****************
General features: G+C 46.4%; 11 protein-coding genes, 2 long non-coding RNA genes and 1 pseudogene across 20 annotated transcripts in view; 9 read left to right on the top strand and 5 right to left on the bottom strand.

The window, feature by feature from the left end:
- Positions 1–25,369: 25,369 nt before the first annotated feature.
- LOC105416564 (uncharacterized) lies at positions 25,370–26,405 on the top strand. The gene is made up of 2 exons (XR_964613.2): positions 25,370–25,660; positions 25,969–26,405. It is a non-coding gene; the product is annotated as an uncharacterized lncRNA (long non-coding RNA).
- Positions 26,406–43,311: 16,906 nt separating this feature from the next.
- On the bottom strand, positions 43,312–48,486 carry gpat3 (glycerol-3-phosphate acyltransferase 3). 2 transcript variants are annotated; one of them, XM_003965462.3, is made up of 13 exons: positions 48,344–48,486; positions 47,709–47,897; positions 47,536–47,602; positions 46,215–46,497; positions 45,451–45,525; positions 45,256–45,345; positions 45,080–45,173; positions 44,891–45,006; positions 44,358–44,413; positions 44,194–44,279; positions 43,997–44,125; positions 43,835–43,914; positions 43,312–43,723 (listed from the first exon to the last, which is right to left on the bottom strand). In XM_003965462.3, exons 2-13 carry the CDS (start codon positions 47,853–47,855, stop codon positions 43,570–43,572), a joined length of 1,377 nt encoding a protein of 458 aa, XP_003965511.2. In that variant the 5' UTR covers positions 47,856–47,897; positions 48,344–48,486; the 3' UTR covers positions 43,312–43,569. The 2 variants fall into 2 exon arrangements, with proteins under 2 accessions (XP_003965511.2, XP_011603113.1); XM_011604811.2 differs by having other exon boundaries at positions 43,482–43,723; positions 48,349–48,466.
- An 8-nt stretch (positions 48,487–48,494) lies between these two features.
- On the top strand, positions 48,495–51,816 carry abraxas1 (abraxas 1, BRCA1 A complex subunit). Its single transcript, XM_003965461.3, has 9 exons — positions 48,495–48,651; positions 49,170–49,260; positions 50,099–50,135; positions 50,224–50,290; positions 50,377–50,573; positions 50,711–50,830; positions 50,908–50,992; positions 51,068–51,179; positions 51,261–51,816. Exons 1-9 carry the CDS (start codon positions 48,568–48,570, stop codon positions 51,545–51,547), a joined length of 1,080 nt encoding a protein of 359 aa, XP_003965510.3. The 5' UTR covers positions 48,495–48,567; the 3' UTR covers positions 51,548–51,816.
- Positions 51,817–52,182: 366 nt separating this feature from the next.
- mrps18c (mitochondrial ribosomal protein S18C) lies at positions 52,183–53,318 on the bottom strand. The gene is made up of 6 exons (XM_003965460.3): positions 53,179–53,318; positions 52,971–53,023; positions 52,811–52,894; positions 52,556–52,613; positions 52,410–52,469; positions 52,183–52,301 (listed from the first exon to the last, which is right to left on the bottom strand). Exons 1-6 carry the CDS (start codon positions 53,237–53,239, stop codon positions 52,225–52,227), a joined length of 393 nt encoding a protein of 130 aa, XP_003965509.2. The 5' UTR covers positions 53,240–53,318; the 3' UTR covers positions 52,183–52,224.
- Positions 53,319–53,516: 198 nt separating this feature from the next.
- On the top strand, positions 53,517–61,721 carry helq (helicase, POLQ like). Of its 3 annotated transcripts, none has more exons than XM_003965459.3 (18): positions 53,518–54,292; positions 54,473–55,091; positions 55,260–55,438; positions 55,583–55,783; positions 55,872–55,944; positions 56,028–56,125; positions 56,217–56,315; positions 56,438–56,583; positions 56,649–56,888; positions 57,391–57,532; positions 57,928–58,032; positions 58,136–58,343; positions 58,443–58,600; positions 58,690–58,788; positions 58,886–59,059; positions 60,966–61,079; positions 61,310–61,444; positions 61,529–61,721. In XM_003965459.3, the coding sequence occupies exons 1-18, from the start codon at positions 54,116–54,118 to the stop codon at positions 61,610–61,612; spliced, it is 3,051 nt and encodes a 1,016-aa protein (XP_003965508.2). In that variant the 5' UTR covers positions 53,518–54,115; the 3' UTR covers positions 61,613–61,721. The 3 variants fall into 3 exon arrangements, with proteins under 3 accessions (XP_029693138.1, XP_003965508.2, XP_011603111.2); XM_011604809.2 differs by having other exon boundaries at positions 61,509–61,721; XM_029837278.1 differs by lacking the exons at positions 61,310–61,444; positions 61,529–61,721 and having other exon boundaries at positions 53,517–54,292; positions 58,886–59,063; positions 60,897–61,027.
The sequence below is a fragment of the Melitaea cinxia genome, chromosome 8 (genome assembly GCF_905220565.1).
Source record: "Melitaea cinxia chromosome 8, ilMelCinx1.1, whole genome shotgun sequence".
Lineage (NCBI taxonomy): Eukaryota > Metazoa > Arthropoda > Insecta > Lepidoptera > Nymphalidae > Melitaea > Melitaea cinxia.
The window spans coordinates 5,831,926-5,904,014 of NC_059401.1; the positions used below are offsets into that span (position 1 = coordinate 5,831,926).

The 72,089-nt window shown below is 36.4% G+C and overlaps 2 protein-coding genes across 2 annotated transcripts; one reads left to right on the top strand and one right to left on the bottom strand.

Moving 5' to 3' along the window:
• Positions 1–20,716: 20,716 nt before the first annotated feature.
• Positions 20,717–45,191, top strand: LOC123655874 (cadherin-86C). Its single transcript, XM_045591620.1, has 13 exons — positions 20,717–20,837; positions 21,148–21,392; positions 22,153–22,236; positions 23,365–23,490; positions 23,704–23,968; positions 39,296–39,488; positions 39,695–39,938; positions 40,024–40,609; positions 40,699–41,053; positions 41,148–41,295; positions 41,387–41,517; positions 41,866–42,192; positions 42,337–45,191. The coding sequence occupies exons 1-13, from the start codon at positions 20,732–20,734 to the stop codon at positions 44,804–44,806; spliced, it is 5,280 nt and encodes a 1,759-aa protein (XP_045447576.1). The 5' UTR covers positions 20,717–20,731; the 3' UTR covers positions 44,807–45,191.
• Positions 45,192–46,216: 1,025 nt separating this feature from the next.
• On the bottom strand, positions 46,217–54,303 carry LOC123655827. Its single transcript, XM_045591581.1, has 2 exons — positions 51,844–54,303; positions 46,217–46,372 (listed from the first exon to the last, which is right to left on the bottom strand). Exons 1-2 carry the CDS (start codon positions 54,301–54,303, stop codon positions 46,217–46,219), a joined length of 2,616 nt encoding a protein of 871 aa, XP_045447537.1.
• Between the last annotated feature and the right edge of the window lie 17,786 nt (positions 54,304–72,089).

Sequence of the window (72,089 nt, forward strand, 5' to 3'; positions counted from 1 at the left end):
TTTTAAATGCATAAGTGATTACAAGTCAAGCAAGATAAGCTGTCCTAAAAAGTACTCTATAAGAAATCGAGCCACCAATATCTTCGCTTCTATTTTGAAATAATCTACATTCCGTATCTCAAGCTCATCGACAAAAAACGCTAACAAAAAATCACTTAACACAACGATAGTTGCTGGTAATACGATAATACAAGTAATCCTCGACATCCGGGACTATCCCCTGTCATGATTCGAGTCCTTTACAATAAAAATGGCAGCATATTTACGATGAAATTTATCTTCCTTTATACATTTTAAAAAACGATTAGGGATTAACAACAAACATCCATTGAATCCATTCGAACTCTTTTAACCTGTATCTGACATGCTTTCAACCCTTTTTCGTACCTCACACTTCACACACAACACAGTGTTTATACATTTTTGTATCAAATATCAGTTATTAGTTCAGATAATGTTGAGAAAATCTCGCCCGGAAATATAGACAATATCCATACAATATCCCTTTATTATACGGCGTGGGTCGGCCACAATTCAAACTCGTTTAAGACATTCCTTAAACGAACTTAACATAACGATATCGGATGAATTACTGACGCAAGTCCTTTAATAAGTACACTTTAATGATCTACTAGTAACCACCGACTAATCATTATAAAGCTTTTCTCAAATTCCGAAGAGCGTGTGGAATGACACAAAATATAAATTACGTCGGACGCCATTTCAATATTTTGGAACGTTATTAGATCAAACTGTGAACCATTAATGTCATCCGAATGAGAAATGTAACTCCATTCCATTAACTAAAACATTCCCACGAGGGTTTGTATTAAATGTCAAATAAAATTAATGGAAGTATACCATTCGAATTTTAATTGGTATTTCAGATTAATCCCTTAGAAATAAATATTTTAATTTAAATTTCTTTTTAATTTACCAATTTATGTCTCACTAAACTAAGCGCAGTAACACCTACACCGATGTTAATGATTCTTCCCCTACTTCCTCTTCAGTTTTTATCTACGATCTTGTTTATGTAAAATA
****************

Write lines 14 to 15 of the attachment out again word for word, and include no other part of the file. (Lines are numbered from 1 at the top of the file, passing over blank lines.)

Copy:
Source record: "Melitaea cinxia chromosome 8, ilMelCinx1.1, whole genome shotgun sequence".
Lineage (NCBI taxonomy): Eukaryota > Metazoa > Arthropoda > Insecta > Lepidoptera > Nymphalidae > Melitaea > Melitaea cinxia.